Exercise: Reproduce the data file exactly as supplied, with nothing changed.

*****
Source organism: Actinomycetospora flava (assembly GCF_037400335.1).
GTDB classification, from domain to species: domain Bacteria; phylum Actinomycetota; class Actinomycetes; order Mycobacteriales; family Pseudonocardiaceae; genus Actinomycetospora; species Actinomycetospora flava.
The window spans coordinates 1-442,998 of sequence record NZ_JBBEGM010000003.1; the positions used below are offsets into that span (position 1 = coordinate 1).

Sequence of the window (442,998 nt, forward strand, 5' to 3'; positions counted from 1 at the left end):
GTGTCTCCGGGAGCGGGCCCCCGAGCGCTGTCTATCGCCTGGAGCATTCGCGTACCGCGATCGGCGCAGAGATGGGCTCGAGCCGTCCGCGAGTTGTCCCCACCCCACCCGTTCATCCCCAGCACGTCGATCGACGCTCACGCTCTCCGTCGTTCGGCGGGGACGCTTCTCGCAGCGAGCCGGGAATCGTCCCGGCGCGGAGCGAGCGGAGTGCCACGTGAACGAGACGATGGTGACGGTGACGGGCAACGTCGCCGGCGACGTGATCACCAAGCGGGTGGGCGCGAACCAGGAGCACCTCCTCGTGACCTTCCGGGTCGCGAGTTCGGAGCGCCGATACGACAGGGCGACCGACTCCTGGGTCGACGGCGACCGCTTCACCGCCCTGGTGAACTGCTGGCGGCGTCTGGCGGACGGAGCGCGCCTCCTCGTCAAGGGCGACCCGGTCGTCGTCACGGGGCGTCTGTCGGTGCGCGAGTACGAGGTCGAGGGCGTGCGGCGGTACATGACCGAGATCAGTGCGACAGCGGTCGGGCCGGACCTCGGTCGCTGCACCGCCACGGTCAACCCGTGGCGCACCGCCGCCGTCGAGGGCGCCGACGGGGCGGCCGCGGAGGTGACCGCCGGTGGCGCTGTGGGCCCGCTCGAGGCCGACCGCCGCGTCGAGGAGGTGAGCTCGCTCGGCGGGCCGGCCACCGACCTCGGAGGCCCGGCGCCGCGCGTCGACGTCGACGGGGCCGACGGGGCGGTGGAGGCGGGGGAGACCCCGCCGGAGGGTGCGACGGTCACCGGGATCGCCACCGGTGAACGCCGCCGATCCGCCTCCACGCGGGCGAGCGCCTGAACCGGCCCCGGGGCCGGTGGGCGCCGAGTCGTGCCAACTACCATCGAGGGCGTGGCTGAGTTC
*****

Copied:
Source organism: Actinomycetospora flava (assembly GCF_037400335.1).
GTDB classification, from domain to species: domain Bacteria; phylum Actinomycetota; class Actinomycetes; order Mycobacteriales; family Pseudonocardiaceae; genus Actinomycetospora; species Actinomycetospora flava.
The window spans coordinates 1-442,998 of sequence record NZ_JBBEGM010000003.1; the positions used below are offsets into that span (position 1 = coordinate 1).

Sequence of the window (442,998 nt, forward strand, 5' to 3'; positions counted from 1 at the left end):
GTGTCTCCGGGAGCGGGCCCCCGAGCGCTGTCTATCGCCTGGAGCATTCGCGTACCGCGATCGGCGCAGAGATGGGCTCGAGCCGTCCGCGAGTTGTCCCCACCCCACCCGTTCATCCCCAGCACGTCGATCGACGCTCACGCTCTCCGTCGTTCGGCGGGGACGCTTCTCGCAGCGAGCCGGGAATCGTCCCGGCGCGGAGCGAGCGGAGTGCCACGTGAACGAGACGATGGTGACGGTGACGGGCAACGTCGCCGGCGACGTGATCACCAAGCGGGTGGGCGCGAACCAGGAGCACCTCCTCGTGACCTTCCGGGTCGCGAGTTCGGAGCGCCGATACGACAGGGCGACCGACTCCTGGGTCGACGGCGACCGCTTCACCGCCCTGGTGAACTGCTGGCGGCGTCTGGCGGACGGAGCGCGCCTCCTCGTCAAGGGCGACCCGGTCGTCGTCACGGGGCGTCTGTCGGTGCGCGAGTACGAGGTCGAGGGCGTGCGGCGGTACATGACCGAGATCAGTGCGACAGCGGTCGGGCCGGACCTCGGTCGCTGCACCGCCACGGTCAACCCGTGGCGCACCGCCGCCGTCGAGGGCGCCGACGGGGCGGCCGCGGAGGTGACCGCCGGTGGCGCTGTGGGCCCGCTCGAGGCCGACCGCCGCGTCGAGGAGGTGAGCTCGCTCGGCGGGCCGGCCACCGACCTCGGAGGCCCGGCGCCGCGCGTCGACGTCGACGGGGCCGACGGGGCGGTGGAGGCGGGGGAGACCCCGCCGGAGGGTGCGACGGTCACCGGGATCGCCACCGGTGAACGCCGCCGATCCGCCTCCACGCGGGCGAGCGCCTGAACCGGCCCCGGGGCCGGTGGGCGCCGAGTCGTGCCAACTACCATCGAGGGCGTGGCTGAGTTC